By the end of this section, you will be able to:
- Define the pelvic girdle and describe the bones and ligaments of the pelvis
- Explain the three regions of the hip bone and identify their bony landmarks
- Describe the openings of the pelvis and the boundaries of the greater and lesser pelvis
The pelvic girdle (hip girdle) is formed by a single bone, the hip bone or coxal bone (coxal = “hip”), which serves as the attachment point for each lower limb. Each hip bone, in turn, is firmly joined to the axial skeleton via its attachment to the sacrum of the vertebral column. The right and left hip bones also converge anteriorly to attach to each other. The bony pelvis is the entire structure formed by the two hip bones, the sacrum, and, attached inferiorly to the sacrum, the coccyx (Figure 8.12).
Unlike the bones of the pectoral girdle, which are highly mobile to enhance the range of upper limb movements, the bones of the pelvis are strongly united to each other to form a largely immobile, weight-bearing structure. This is important for stability because it enables the weight of the body to be easily transferred laterally from the vertebral column, through the pelvic girdle and hip joints, and into either lower limb whenever the other limb is not bearing weight. Thus, the immobility of the pelvis provides a strong foundation for the upper body as it rests on top of the mobile lower limbs.
The hip bone, or coxal bone, forms the pelvic girdle portion of the pelvis. The paired hip bones are the large, curved bones that form the lateral and anterior aspects of the pelvis. Each adult hip bone is formed by three separate bones that fuse together during the late teenage years. These bony components are the ilium, ischium, and pubis (Figure 8.13). These names are retained and used to define the three regions of the adult hip bone.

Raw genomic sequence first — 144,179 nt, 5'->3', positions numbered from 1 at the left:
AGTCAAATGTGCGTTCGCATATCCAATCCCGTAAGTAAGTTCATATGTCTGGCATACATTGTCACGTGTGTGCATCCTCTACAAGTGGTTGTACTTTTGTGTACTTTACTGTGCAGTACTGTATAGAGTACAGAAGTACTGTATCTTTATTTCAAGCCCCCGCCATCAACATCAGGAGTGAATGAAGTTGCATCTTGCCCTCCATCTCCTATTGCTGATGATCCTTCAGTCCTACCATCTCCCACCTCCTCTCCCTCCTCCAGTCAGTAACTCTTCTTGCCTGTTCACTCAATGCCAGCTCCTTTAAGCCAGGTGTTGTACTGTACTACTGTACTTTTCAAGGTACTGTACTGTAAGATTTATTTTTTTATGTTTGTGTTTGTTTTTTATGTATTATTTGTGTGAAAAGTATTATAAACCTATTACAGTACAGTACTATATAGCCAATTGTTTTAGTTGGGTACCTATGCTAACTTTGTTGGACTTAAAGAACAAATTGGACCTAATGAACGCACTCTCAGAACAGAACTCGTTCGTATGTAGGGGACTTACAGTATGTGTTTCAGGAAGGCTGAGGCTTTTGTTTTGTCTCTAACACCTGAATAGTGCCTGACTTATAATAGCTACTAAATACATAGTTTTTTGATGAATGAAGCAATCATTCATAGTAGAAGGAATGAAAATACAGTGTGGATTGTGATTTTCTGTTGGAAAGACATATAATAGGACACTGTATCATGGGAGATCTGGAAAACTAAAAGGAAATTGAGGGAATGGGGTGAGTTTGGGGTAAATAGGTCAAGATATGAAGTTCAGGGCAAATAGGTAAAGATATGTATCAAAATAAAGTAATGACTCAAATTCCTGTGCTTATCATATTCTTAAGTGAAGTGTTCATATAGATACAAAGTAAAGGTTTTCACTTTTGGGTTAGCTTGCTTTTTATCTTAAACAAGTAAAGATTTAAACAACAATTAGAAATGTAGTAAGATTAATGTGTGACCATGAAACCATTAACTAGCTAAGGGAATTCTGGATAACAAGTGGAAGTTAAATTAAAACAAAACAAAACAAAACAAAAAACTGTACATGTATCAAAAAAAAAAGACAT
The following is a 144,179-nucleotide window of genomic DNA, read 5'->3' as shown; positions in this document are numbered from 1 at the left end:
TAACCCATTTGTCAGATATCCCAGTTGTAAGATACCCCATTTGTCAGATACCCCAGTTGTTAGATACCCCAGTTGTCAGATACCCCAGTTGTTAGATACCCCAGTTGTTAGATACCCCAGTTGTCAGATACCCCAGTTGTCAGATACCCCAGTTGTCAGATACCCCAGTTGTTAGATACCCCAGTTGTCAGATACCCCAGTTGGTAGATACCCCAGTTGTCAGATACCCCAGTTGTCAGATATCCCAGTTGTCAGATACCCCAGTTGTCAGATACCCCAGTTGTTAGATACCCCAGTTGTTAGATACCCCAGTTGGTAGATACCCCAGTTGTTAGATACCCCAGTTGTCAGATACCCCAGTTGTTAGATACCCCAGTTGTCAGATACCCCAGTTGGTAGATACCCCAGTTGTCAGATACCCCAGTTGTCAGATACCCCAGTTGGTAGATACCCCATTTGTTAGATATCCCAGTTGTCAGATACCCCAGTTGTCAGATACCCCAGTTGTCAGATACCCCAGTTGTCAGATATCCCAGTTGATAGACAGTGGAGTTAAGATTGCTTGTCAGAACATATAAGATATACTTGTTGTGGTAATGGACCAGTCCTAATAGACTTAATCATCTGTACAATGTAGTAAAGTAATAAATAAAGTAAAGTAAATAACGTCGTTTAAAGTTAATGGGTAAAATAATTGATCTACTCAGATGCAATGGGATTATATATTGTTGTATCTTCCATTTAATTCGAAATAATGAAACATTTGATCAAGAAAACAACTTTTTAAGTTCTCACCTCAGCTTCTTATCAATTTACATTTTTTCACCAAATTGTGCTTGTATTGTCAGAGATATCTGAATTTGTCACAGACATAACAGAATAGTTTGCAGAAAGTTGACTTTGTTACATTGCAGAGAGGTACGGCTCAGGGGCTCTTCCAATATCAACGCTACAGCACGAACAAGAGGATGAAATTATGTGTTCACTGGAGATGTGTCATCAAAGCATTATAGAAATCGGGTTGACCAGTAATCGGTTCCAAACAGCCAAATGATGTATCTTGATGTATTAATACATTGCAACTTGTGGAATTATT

The ilium is the fan-like, superior region that forms the largest part of the hip bone. It is firmly united to the sacrum at the largely immobile sacroiliac joint (see Figure 8.12). The ischium forms the posteroinferior region of each hip bone. It supports the body when sitting. The pubis forms the anterior portion of the hip bone. The pubis curves medially, where it joins to the pubis of the opposite hip bone at a specialized joint called the pubic symphysis.
When you place your hands on your waist, you can feel the arching, superior margin of the ilium along your waistline (see Figure 8.13). This curved, superior margin of the ilium is the iliac crest. The rounded, anterior termination of the iliac crest is the anterior superior iliac spine. This important bony landmark can be felt at your anterolateral hip. Inferior to the anterior superior iliac spine is a rounded protuberance called the anterior inferior iliac spine. Both of these iliac spines serve as attachment points for muscles of the thigh. Posteriorly, the iliac crest curves downward to terminate as the posterior superior iliac spine. Muscles and ligaments surround but do not cover this bony landmark, thus sometimes producing a depression seen as a “dimple” located on the lower back. More inferiorly is the posterior inferior iliac spine. This is located at the inferior end of a large, roughened area called the auricular surface of the ilium. The auricular surface articulates with the auricular surface of the sacrum to form the sacroiliac joint. Both the posterior superior and posterior inferior iliac spines serve as attachment points for the muscles and very strong ligaments that support the sacroiliac joint.